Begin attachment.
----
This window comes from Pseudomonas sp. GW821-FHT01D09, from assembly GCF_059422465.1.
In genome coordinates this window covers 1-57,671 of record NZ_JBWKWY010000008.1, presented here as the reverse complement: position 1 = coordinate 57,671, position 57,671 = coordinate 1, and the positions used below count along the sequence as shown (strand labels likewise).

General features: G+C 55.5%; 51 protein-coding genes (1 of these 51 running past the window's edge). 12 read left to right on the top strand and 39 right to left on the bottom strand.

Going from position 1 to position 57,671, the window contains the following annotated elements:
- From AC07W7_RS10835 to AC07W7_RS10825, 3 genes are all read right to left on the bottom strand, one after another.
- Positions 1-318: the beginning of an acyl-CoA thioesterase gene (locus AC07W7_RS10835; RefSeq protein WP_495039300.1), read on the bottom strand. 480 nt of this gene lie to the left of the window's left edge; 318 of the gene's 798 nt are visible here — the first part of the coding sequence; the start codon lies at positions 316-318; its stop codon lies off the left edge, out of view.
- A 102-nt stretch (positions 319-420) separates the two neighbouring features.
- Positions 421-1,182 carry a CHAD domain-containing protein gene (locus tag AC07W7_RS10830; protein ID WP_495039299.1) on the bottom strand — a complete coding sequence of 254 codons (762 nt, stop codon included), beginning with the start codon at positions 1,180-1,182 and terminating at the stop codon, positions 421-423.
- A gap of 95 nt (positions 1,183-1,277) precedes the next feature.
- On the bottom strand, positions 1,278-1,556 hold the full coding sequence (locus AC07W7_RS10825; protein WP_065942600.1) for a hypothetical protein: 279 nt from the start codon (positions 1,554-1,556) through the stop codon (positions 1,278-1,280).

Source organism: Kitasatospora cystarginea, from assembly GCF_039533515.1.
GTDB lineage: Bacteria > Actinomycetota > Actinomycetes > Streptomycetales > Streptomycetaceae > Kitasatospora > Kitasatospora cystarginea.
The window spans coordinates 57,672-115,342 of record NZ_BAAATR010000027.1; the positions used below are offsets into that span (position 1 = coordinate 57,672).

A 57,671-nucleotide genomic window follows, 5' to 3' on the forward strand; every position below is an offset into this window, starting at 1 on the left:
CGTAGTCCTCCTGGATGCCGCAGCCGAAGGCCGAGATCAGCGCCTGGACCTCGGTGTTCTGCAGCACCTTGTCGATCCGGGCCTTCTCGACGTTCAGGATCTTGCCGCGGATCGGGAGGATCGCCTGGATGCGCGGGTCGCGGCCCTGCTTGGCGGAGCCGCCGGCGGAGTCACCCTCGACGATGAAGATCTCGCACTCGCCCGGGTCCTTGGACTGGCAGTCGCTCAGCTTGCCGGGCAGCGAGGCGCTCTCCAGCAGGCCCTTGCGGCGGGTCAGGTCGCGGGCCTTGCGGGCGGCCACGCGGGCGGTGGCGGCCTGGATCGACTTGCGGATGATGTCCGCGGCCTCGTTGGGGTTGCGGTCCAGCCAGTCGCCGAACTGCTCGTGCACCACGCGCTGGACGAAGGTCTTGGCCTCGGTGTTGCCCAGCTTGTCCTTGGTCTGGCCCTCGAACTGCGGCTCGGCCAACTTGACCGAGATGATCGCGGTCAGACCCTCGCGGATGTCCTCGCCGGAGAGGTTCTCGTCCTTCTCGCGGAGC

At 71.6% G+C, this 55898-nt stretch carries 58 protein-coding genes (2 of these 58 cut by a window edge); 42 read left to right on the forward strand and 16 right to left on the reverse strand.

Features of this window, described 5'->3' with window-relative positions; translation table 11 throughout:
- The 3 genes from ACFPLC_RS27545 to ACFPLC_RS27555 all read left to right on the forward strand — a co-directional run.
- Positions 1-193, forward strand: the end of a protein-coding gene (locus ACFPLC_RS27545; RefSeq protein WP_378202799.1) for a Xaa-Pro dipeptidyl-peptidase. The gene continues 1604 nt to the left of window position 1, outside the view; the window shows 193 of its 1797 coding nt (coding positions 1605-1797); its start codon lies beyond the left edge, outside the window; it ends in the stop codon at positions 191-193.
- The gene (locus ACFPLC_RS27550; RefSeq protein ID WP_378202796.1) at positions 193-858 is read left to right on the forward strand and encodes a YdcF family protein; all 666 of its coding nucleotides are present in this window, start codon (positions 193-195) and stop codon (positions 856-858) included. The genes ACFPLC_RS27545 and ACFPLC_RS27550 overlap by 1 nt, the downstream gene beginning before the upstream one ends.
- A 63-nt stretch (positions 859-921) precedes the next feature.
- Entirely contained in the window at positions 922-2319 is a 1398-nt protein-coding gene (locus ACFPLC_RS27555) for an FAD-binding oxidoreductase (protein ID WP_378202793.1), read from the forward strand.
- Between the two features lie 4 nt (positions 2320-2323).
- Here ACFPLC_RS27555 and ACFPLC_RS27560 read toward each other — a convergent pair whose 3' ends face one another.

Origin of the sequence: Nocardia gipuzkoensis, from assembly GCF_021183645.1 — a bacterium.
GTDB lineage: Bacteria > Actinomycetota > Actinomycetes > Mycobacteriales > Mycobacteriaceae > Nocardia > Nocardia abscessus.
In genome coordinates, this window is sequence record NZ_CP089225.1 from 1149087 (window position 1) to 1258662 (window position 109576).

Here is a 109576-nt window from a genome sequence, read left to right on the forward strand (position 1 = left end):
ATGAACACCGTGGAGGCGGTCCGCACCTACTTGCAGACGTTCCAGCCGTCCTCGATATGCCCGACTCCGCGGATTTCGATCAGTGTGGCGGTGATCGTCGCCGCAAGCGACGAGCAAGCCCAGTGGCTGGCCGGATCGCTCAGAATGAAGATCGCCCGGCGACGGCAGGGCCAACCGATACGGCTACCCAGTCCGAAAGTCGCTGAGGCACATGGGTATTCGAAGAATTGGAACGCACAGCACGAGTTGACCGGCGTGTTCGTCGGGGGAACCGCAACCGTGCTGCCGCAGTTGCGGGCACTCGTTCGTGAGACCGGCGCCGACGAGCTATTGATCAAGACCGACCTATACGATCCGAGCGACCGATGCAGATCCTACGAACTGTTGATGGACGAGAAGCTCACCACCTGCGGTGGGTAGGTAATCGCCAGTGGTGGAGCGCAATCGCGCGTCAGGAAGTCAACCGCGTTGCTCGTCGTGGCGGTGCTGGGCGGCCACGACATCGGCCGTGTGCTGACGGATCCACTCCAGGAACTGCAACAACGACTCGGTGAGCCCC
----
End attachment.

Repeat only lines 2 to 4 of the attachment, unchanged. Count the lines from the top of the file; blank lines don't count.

In genome coordinates this window covers 1-57,671 of record NZ_JBWKWY010000008.1, presented here as the reverse complement: position 1 = coordinate 57,671, position 57,671 = coordinate 1, and the positions used below count along the sequence as shown (strand labels likewise).

General features: G+C 55.5%; 51 protein-coding genes (1 of these 51 running past the window's edge). 12 read left to right on the top strand and 39 right to left on the bottom strand.

Going from position 1 to position 57,671, the window contains the following annotated elements: